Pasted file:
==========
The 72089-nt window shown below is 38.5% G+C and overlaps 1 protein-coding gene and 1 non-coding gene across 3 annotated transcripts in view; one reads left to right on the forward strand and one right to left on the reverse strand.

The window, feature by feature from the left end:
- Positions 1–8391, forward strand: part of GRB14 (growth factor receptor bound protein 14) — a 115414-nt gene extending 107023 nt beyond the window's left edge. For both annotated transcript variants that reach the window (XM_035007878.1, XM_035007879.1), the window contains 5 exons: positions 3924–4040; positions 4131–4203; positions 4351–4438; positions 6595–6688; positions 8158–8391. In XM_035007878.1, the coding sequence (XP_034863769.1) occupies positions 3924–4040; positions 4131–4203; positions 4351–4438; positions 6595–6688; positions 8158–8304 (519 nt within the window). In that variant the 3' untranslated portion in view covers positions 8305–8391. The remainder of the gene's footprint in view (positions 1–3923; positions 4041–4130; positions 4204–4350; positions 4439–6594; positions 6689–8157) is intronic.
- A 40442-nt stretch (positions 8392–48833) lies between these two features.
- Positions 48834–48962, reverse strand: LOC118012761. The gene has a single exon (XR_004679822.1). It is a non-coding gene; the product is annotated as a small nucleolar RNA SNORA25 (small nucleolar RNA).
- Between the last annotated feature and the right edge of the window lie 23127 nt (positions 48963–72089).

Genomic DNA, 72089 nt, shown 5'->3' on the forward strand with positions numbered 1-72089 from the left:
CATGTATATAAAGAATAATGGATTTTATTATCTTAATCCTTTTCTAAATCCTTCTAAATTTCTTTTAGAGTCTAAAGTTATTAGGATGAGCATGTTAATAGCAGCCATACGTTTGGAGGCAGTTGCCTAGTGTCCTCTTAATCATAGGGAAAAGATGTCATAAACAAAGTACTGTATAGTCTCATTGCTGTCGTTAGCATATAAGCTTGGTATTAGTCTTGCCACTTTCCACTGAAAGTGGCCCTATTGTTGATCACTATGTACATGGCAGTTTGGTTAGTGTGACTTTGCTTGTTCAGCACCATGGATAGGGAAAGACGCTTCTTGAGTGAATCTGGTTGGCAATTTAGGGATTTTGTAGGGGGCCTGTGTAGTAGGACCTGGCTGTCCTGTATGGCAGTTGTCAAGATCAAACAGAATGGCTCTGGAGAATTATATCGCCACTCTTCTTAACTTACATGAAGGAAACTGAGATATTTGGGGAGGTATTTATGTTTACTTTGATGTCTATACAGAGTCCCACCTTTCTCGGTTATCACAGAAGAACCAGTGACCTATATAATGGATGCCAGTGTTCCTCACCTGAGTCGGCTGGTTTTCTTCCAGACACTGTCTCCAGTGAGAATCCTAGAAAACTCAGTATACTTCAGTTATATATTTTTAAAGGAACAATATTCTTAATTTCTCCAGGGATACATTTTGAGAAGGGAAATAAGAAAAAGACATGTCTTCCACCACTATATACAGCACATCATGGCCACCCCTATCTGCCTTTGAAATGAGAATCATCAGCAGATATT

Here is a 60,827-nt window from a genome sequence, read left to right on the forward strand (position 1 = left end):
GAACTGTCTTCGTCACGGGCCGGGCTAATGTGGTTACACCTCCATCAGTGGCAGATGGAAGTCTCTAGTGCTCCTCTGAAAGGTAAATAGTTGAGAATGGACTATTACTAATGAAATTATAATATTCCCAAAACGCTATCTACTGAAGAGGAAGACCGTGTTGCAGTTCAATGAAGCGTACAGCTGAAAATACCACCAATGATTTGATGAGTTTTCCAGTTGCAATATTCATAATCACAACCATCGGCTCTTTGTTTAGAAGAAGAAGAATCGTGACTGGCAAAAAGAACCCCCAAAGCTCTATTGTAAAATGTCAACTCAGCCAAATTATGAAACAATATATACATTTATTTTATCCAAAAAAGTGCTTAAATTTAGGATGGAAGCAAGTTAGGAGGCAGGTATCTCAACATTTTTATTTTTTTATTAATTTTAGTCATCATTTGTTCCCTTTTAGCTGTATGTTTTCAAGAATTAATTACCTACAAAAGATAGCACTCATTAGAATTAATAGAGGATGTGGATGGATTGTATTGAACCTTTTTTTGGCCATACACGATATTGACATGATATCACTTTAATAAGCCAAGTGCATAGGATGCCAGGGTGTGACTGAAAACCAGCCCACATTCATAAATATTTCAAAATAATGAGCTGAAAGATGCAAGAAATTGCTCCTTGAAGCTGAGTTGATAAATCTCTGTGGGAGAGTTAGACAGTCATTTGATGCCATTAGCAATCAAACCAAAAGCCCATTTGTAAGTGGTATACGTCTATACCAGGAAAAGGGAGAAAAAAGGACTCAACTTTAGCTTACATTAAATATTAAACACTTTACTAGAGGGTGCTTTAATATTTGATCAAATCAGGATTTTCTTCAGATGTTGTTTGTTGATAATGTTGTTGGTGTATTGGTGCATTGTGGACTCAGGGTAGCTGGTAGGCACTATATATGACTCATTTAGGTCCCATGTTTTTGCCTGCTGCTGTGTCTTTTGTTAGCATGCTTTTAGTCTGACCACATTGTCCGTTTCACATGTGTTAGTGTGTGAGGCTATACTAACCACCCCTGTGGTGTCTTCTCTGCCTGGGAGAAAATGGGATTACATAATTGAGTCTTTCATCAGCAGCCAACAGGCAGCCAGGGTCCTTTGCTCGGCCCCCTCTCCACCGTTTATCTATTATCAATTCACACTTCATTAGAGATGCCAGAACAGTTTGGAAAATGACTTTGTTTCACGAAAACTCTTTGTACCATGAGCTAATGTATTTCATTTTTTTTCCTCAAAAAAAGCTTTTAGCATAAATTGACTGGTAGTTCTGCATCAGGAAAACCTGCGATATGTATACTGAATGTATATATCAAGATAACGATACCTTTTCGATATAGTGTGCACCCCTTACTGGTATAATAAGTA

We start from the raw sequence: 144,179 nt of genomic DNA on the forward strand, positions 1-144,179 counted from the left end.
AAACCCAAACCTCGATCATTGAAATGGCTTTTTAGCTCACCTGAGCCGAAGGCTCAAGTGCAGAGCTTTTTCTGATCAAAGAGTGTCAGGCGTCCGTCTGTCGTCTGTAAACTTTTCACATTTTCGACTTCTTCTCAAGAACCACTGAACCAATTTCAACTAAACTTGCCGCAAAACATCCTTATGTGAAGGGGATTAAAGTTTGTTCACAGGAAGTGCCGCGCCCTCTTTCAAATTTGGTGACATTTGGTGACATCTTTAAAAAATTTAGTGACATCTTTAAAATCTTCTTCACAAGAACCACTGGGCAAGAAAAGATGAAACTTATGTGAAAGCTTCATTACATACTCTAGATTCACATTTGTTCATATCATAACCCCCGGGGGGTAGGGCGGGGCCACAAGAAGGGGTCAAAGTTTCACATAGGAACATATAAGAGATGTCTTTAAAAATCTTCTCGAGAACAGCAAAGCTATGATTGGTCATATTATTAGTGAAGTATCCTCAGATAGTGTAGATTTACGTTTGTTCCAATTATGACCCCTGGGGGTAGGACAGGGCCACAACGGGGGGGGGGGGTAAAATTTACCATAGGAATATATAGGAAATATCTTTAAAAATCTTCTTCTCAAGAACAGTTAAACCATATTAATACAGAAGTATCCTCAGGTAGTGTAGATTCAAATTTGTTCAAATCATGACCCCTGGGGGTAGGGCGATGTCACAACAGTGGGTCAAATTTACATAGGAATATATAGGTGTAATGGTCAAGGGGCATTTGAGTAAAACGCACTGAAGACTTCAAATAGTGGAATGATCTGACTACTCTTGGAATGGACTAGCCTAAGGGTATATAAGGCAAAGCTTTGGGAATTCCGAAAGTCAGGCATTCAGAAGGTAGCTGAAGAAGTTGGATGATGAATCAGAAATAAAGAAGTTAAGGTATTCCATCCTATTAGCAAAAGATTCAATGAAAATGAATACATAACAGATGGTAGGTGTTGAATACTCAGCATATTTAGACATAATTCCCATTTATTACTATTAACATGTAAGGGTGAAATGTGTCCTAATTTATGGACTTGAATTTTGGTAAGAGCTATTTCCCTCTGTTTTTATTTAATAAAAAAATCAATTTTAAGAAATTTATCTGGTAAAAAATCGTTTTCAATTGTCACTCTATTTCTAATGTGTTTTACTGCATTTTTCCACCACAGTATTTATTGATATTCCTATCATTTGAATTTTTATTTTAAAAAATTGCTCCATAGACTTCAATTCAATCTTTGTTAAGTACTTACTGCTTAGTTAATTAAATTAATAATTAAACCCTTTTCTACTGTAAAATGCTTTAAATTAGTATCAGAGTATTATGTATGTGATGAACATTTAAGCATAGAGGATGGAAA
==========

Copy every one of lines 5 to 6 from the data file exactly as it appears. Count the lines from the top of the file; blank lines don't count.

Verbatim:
- Positions 48834–48962, reverse strand: LOC118012761. The gene has a single exon (XR_004679822.1). It is a non-coding gene; the product is annotated as a small nucleolar RNA SNORA25 (small nucleolar RNA).
- Between the last annotated feature and the right edge of the window lie 23127 nt (positions 48963–72089).